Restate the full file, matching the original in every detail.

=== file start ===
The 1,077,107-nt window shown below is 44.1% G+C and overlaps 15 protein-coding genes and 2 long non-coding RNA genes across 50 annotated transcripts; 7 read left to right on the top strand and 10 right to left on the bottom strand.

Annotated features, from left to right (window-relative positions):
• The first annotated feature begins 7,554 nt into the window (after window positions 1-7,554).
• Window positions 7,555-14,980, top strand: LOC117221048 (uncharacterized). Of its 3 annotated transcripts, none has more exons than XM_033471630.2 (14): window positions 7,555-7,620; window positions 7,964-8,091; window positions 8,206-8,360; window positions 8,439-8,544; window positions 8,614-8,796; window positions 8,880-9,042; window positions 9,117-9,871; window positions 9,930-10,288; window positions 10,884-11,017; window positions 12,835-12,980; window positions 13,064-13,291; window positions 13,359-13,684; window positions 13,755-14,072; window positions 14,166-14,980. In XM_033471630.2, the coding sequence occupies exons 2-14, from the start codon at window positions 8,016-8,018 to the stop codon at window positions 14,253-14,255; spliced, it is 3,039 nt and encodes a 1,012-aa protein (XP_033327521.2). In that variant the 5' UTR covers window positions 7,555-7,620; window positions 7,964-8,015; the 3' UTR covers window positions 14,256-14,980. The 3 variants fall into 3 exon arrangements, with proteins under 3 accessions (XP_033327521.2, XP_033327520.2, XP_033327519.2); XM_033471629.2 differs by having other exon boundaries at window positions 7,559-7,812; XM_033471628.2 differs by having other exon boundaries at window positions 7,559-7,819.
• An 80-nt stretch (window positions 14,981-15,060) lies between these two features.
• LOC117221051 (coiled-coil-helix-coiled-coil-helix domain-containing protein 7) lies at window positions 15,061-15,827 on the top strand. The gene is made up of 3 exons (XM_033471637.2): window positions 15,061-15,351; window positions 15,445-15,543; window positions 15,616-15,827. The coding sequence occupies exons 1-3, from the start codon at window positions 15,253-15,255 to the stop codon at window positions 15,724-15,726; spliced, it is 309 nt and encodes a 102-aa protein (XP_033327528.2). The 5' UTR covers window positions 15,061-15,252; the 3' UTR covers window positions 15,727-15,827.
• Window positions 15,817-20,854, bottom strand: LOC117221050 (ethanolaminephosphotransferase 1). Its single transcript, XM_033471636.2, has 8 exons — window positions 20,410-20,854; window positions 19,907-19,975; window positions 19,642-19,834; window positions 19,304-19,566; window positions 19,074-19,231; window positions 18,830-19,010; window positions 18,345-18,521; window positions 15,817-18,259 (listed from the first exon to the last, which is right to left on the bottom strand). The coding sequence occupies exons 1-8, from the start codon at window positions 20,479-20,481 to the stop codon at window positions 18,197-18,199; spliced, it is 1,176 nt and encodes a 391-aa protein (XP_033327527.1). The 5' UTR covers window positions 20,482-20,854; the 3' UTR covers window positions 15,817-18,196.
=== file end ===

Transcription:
The 1,077,107-nt window shown below is 44.1% G+C and overlaps 15 protein-coding genes and 2 long non-coding RNA genes across 50 annotated transcripts; 7 read left to right on the top strand and 10 right to left on the bottom strand.

Annotated features, from left to right (window-relative positions):
• The first annotated feature begins 7,554 nt into the window (after window positions 1-7,554).
• Window positions 7,555-14,980, top strand: LOC117221048 (uncharacterized). Of its 3 annotated transcripts, none has more exons than XM_033471630.2 (14): window positions 7,555-7,620; window positions 7,964-8,091; window positions 8,206-8,360; window positions 8,439-8,544; window positions 8,614-8,796; window positions 8,880-9,042; window positions 9,117-9,871; window positions 9,930-10,288; window positions 10,884-11,017; window positions 12,835-12,980; window positions 13,064-13,291; window positions 13,359-13,684; window positions 13,755-14,072; window positions 14,166-14,980. In XM_033471630.2, the coding sequence occupies exons 2-14, from the start codon at window positions 8,016-8,018 to the stop codon at window positions 14,253-14,255; spliced, it is 3,039 nt and encodes a 1,012-aa protein (XP_033327521.2). In that variant the 5' UTR covers window positions 7,555-7,620; window positions 7,964-8,015; the 3' UTR covers window positions 14,256-14,980. The 3 variants fall into 3 exon arrangements, with proteins under 3 accessions (XP_033327521.2, XP_033327520.2, XP_033327519.2); XM_033471629.2 differs by having other exon boundaries at window positions 7,559-7,812; XM_033471628.2 differs by having other exon boundaries at window positions 7,559-7,819.
• An 80-nt stretch (window positions 14,981-15,060) lies between these two features.
• LOC117221051 (coiled-coil-helix-coiled-coil-helix domain-containing protein 7) lies at window positions 15,061-15,827 on the top strand. The gene is made up of 3 exons (XM_033471637.2): window positions 15,061-15,351; window positions 15,445-15,543; window positions 15,616-15,827. The coding sequence occupies exons 1-3, from the start codon at window positions 15,253-15,255 to the stop codon at window positions 15,724-15,726; spliced, it is 309 nt and encodes a 102-aa protein (XP_033327528.2). The 5' UTR covers window positions 15,061-15,252; the 3' UTR covers window positions 15,727-15,827.
• Window positions 15,817-20,854, bottom strand: LOC117221050 (ethanolaminephosphotransferase 1). Its single transcript, XM_033471636.2, has 8 exons — window positions 20,410-20,854; window positions 19,907-19,975; window positions 19,642-19,834; window positions 19,304-19,566; window positions 19,074-19,231; window positions 18,830-19,010; window positions 18,345-18,521; window positions 15,817-18,259 (listed from the first exon to the last, which is right to left on the bottom strand). The coding sequence occupies exons 1-8, from the start codon at window positions 20,479-20,481 to the stop codon at window positions 18,197-18,199; spliced, it is 1,176 nt and encodes a 391-aa protein (XP_033327527.1). The 5' UTR covers window positions 20,482-20,854; the 3' UTR covers window positions 15,817-18,196.